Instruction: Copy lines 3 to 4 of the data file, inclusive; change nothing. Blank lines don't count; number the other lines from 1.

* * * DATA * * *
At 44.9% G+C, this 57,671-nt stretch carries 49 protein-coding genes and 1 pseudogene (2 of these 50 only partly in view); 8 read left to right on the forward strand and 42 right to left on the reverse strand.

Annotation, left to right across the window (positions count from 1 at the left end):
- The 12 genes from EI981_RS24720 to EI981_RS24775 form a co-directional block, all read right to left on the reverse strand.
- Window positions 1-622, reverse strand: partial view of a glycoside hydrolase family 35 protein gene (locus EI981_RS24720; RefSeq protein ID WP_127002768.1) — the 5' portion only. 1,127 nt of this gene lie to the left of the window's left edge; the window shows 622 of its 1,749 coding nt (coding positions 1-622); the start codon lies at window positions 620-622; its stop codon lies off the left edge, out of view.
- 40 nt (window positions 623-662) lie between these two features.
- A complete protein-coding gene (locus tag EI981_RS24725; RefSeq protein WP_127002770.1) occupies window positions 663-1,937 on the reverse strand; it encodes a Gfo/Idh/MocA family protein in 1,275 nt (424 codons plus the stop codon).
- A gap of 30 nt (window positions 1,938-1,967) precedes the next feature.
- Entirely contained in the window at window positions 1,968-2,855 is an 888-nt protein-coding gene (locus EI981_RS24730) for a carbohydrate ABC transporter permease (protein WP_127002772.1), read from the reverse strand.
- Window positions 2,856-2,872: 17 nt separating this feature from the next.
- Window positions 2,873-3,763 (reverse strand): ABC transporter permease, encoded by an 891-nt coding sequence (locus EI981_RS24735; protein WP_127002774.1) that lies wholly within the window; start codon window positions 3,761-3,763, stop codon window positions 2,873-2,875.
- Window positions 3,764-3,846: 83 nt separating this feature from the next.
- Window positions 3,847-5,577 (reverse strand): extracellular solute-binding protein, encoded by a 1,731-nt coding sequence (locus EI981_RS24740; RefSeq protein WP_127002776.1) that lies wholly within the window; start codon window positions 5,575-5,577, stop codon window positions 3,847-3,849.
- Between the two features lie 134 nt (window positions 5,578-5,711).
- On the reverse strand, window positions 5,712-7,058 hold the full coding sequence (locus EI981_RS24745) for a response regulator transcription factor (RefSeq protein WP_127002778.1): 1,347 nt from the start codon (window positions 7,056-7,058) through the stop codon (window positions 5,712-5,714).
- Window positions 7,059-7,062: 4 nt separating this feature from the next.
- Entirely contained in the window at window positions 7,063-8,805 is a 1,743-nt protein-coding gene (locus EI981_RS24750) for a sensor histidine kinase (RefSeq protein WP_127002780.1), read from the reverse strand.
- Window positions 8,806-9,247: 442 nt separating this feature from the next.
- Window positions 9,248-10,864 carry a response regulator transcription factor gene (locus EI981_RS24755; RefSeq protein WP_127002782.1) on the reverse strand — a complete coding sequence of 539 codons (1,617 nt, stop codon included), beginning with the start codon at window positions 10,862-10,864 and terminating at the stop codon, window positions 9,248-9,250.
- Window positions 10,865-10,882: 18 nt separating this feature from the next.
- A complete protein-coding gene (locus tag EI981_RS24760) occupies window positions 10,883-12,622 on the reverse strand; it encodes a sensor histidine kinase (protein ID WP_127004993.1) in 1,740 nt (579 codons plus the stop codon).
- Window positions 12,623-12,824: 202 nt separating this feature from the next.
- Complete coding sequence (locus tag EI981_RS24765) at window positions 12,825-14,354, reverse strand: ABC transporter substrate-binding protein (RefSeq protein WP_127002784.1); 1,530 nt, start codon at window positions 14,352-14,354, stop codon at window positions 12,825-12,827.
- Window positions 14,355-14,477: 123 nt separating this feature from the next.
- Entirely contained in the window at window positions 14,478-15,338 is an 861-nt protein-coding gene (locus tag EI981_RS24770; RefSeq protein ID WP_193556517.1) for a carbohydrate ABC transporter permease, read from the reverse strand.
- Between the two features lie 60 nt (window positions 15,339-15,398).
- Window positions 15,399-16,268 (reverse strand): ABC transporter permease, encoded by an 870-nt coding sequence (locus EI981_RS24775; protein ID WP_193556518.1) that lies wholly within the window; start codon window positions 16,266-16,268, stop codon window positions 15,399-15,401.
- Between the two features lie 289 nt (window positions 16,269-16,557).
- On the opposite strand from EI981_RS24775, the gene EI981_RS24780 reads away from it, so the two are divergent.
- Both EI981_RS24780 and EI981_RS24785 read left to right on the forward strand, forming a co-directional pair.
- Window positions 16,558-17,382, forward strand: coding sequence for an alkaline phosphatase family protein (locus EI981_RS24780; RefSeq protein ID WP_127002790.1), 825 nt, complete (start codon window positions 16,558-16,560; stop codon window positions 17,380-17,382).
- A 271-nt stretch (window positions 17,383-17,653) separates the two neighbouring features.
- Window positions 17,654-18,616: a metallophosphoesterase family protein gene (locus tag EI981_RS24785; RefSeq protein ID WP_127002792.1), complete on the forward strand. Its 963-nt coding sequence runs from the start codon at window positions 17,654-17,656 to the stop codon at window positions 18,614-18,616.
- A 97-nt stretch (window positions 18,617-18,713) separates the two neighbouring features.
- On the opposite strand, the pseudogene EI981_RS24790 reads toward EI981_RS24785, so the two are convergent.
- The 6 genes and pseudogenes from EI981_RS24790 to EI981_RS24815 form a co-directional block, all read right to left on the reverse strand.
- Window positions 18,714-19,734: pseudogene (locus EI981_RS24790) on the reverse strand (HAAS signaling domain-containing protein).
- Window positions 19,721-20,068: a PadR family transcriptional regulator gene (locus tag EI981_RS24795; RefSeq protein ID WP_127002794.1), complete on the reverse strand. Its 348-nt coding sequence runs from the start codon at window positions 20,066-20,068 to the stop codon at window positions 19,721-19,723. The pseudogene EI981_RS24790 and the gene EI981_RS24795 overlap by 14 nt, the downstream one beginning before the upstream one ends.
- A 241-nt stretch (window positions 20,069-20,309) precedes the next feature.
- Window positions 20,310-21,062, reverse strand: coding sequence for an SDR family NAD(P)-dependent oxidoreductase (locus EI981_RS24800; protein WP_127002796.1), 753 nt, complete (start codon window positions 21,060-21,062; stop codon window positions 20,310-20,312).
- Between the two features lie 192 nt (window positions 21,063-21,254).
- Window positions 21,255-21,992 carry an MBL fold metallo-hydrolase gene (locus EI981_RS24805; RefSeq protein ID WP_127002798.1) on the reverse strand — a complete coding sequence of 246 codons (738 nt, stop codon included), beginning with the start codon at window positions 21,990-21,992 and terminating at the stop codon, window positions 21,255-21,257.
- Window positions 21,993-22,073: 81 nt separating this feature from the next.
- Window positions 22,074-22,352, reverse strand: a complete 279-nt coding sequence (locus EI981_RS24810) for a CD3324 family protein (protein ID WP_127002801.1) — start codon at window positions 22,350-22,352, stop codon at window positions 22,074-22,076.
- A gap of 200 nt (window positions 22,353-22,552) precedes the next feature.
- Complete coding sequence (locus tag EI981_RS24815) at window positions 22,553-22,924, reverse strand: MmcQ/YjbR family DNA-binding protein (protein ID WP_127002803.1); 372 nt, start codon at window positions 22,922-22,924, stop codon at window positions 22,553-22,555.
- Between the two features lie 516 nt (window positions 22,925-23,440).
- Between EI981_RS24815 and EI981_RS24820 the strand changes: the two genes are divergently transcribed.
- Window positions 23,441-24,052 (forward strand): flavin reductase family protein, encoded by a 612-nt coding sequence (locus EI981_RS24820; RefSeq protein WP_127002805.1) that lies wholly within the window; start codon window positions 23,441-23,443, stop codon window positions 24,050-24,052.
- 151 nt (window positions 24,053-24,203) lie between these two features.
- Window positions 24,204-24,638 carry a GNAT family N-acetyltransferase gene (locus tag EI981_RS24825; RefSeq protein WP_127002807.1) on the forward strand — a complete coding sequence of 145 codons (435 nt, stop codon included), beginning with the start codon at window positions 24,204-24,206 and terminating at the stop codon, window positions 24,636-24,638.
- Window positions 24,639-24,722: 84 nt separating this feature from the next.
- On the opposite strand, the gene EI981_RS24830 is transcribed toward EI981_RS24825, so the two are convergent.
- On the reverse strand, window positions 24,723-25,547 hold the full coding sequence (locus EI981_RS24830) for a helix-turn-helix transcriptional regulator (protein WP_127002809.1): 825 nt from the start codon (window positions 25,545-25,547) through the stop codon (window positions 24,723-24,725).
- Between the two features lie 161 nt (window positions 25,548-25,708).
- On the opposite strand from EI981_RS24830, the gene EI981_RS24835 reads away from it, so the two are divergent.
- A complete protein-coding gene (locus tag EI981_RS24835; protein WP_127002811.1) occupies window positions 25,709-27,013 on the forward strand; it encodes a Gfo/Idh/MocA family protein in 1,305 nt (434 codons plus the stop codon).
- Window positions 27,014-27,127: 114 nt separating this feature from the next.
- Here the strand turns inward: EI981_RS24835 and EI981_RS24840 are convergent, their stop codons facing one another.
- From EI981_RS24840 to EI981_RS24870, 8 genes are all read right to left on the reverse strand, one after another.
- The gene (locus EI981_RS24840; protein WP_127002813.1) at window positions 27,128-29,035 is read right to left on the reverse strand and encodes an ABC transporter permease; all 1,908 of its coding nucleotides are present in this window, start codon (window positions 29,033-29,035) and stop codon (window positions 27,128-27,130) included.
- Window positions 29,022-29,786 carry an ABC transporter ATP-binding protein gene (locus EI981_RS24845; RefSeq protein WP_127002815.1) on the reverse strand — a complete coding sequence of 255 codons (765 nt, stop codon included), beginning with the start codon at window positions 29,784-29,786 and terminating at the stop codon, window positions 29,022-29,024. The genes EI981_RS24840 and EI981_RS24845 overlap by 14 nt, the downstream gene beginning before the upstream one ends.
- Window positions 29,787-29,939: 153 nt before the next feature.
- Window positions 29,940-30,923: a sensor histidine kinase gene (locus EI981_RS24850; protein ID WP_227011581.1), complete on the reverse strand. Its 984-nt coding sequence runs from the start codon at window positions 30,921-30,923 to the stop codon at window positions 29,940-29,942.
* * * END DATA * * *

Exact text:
- The 12 genes from EI981_RS24720 to EI981_RS24775 form a co-directional block, all read right to left on the reverse strand.
- Window positions 1-622, reverse strand: partial view of a glycoside hydrolase family 35 protein gene (locus EI981_RS24720; RefSeq protein ID WP_127002768.1) — the 5' portion only. 1,127 nt of this gene lie to the left of the window's left edge; the window shows 622 of its 1,749 coding nt (coding positions 1-622); the start codon lies at window positions 620-622; its stop codon lies off the left edge, out of view.